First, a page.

July 11, 2007

Cosmic Caribbean Cowboys: A Review of Crystal Rain by Tobias S. Buckell

Crystal RainOne of the delights in reading speculative fiction is recognizing themes that we consider important without the natural prejudices that we bring to the text. We want to be in unfamiliar territory, yet we also want to see ourselves in the adventure. In Crystal Rain, Tobias Buckell, by staging his drama on the futuristic world of Nanagada, confronts one of the primary themes in Caribbean writing while at the same time subtly raising the issue of privileging and ethnicity in speculative fiction. In Crystal Rain, it's as if Buckell has taken the calabash of the Americas--its history, culture, and politics--smashed it, and recreated an alternate universe. In Buckell's world, Aztecas, following the urgings of their murderous gods, sacrifice innocents by ripping their hearts out of their chests. The gods of the Aztecas, the Teotl, wage war against the Loas and the Nanagadans, who are led by Prime Minsiter Dihana and her general, Edward Haidan.

In the midst of the battle, John deBrun, space trader with the Black Starliner Corporation and his sidekick, Pepper, lead a group of ragamuffins and mongoose men over the Wicked High Mountains to the cold Northlands to recover the mysterious Ma Wi Jung that will save the Nanagadans from the Aztecas and Teotl. Unknown to John, there is a traitor in the pack, Oaxyctl, a man who once saved his life, but who has been charged by his god to stop John deBrun from getting the Ma Wi Jung.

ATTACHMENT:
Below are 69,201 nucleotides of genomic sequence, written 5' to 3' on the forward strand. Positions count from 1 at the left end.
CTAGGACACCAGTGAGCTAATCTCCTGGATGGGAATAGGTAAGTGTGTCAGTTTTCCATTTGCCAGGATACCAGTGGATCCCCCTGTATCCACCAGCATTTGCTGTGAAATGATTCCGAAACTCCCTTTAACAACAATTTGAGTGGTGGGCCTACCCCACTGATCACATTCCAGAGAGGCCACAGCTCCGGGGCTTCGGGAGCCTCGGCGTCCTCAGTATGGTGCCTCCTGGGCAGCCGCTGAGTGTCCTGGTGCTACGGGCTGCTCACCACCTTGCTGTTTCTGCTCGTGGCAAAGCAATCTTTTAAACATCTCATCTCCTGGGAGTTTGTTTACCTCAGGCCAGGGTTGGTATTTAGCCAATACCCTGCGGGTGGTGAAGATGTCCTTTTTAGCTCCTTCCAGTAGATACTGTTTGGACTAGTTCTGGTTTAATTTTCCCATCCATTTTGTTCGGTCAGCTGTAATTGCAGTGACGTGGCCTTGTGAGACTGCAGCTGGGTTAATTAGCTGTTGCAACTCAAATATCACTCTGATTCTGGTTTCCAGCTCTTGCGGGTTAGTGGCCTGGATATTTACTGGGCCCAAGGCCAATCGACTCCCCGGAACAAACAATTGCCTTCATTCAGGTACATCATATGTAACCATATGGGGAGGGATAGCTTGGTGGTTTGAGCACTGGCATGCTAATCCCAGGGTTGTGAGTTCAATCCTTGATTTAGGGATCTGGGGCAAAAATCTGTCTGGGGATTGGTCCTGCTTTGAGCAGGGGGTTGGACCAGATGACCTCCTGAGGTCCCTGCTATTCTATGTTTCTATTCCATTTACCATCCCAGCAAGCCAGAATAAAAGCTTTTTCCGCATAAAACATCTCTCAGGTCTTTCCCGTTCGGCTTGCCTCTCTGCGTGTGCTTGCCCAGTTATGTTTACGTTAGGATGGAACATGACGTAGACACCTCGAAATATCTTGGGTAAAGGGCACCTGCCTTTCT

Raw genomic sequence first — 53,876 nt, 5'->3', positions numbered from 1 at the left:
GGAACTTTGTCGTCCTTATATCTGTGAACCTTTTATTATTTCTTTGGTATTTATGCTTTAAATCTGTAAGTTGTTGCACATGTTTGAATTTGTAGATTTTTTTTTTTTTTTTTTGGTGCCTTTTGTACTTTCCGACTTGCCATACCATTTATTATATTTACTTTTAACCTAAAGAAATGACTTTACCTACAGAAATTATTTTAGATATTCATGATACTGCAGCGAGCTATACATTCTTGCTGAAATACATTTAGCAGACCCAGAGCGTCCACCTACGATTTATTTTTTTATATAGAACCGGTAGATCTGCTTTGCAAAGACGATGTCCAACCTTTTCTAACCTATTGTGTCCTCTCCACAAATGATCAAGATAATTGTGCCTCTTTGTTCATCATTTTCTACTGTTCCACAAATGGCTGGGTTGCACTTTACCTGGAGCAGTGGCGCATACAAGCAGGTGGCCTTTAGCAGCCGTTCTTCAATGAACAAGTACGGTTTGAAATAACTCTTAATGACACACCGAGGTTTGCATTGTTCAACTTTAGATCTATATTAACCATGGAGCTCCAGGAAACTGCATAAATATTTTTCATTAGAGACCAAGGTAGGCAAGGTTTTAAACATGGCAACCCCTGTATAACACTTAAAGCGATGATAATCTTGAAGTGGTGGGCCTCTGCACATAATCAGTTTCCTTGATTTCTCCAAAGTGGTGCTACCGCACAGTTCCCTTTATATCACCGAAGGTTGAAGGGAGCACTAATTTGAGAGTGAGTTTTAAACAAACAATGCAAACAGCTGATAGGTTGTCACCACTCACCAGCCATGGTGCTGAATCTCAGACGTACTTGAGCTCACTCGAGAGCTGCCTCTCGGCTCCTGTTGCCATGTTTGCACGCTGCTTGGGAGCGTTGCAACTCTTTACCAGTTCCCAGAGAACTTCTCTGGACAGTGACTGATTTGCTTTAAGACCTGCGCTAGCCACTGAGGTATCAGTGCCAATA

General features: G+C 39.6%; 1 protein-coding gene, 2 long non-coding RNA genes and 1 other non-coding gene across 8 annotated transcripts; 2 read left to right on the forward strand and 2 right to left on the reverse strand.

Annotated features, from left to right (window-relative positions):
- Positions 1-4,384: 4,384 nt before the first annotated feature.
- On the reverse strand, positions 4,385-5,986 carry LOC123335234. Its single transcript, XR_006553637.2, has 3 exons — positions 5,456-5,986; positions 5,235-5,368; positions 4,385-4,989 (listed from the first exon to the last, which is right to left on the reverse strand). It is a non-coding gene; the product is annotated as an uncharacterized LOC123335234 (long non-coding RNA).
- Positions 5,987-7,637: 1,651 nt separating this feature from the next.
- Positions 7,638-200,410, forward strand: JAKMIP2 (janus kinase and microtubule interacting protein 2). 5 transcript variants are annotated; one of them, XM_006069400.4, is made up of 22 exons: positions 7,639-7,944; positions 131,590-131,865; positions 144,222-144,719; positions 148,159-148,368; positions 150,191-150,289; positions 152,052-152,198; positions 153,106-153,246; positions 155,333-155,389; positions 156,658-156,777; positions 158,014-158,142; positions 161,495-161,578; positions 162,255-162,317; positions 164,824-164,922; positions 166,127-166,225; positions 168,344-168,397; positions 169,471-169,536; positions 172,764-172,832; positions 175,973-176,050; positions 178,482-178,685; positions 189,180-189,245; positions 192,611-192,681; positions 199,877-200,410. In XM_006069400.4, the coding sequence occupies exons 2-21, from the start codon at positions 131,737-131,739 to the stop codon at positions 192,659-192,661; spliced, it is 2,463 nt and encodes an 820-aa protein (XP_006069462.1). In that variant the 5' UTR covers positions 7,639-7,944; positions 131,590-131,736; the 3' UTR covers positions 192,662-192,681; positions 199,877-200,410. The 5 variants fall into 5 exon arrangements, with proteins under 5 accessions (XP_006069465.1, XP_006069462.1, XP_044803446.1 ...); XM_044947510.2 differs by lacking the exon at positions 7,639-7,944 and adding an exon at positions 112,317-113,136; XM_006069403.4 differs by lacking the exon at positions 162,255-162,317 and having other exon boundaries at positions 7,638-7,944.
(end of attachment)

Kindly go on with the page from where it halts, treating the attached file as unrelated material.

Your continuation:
It's all great fun as Buckell weaves an artful tale in which the characters eat saltfish stew and say things like, "You think you go find me during carnival?" (54). But there is also serious play when one of the characters kills his god. Or consider the plight of the protagonist, John deBrun, who is plagued with the congenital wound of New World heroes:

A few more heaves and he was finished. He stood with his head against the chipped wall, eyes closed. How could he go on? Everything that balanced him was gone. No memories. No nothing. What was a person without memories? A child. (162)

For it is not merely in the language that Buckell shows his Caribbean background. Amnesia as a metaphor for cultural and historic rootlessness has been widely used in Caribbean writing and it informs the writing of Derek Walcott and Kamau Brathwaite. . It's also interesting to watch how Buckell cleverly slips in the neologisms and misspellings of Caribbean life and literature into the text--over the centuries, Brun's Town becomes Brungstun.

I really enjoyed reading Crystal Rain and my only criticism is that it dragged a bit in the second third when it should have been racing to the conclusion. But that is an editorial decision. For when a writer has fascinating characters such as John deBrun, Pepper, Oaxyctl, Haidan, Dihana, and a whole posse of ragamuffins and mongoose men, it's hard to leave them alone. That's where an editor steps in and makes the necessary cuts that will make the novel shine. And if the writer is smart, he will take the hit, cry a little, and get on with the work that will make the novel better.

I can't wait to read Ragamuffin.

This Friday!!!

I will be posting a very important interview/podcast with Kamau Brathwaite.
In this interview, Kamau Brathwaite speaks with Rod Semple on harambeeradio.com about his struggle at Cow Pastor, Born to Slow Horses, and his ceremonial re-naming in Kenya.


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